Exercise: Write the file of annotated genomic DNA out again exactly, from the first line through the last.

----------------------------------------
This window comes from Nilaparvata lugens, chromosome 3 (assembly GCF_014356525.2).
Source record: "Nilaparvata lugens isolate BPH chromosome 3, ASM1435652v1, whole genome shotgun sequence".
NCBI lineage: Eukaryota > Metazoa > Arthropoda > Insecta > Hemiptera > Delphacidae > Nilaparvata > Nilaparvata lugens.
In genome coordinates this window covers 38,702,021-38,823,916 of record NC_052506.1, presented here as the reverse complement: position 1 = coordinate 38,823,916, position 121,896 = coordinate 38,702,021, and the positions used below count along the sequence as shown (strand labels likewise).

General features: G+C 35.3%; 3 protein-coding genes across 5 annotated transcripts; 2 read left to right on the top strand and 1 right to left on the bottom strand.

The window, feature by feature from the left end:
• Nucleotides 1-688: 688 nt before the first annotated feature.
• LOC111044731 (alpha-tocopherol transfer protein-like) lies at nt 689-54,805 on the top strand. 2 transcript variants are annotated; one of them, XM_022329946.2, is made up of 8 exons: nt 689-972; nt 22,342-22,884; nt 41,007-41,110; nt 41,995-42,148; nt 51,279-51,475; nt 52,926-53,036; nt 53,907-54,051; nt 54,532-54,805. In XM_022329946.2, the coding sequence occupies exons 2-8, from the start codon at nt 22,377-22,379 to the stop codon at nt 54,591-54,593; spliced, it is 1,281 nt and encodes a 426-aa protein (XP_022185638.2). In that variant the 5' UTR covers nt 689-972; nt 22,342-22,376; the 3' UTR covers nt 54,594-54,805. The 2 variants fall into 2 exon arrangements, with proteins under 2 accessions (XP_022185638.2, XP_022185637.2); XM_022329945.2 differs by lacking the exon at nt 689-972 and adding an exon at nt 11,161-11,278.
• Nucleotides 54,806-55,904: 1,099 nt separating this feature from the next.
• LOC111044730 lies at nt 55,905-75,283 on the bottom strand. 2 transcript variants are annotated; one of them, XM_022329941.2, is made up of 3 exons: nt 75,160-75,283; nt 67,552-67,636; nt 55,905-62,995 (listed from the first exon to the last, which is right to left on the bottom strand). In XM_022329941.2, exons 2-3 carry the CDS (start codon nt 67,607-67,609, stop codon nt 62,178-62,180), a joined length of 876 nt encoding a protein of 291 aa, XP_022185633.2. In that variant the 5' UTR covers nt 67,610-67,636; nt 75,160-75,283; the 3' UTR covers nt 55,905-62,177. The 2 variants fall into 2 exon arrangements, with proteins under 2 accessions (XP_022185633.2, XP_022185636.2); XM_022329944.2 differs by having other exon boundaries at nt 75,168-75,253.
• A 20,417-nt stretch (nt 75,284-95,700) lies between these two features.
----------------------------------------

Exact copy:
This window comes from Nilaparvata lugens, chromosome 3 (assembly GCF_014356525.2).
Source record: "Nilaparvata lugens isolate BPH chromosome 3, ASM1435652v1, whole genome shotgun sequence".
NCBI lineage: Eukaryota > Metazoa > Arthropoda > Insecta > Hemiptera > Delphacidae > Nilaparvata > Nilaparvata lugens.
In genome coordinates this window covers 38,702,021-38,823,916 of record NC_052506.1, presented here as the reverse complement: position 1 = coordinate 38,823,916, position 121,896 = coordinate 38,702,021, and the positions used below count along the sequence as shown (strand labels likewise).

General features: G+C 35.3%; 3 protein-coding genes across 5 annotated transcripts; 2 read left to right on the top strand and 1 right to left on the bottom strand.

The window, feature by feature from the left end:
• Nucleotides 1-688: 688 nt before the first annotated feature.
• LOC111044731 (alpha-tocopherol transfer protein-like) lies at nt 689-54,805 on the top strand. 2 transcript variants are annotated; one of them, XM_022329946.2, is made up of 8 exons: nt 689-972; nt 22,342-22,884; nt 41,007-41,110; nt 41,995-42,148; nt 51,279-51,475; nt 52,926-53,036; nt 53,907-54,051; nt 54,532-54,805. In XM_022329946.2, the coding sequence occupies exons 2-8, from the start codon at nt 22,377-22,379 to the stop codon at nt 54,591-54,593; spliced, it is 1,281 nt and encodes a 426-aa protein (XP_022185638.2). In that variant the 5' UTR covers nt 689-972; nt 22,342-22,376; the 3' UTR covers nt 54,594-54,805. The 2 variants fall into 2 exon arrangements, with proteins under 2 accessions (XP_022185638.2, XP_022185637.2); XM_022329945.2 differs by lacking the exon at nt 689-972 and adding an exon at nt 11,161-11,278.
• Nucleotides 54,806-55,904: 1,099 nt separating this feature from the next.
• LOC111044730 lies at nt 55,905-75,283 on the bottom strand. 2 transcript variants are annotated; one of them, XM_022329941.2, is made up of 3 exons: nt 75,160-75,283; nt 67,552-67,636; nt 55,905-62,995 (listed from the first exon to the last, which is right to left on the bottom strand). In XM_022329941.2, exons 2-3 carry the CDS (start codon nt 67,607-67,609, stop codon nt 62,178-62,180), a joined length of 876 nt encoding a protein of 291 aa, XP_022185633.2. In that variant the 5' UTR covers nt 67,610-67,636; nt 75,160-75,283; the 3' UTR covers nt 55,905-62,177. The 2 variants fall into 2 exon arrangements, with proteins under 2 accessions (XP_022185633.2, XP_022185636.2); XM_022329944.2 differs by having other exon boundaries at nt 75,168-75,253.
• A 20,417-nt stretch (nt 75,284-95,700) lies between these two features.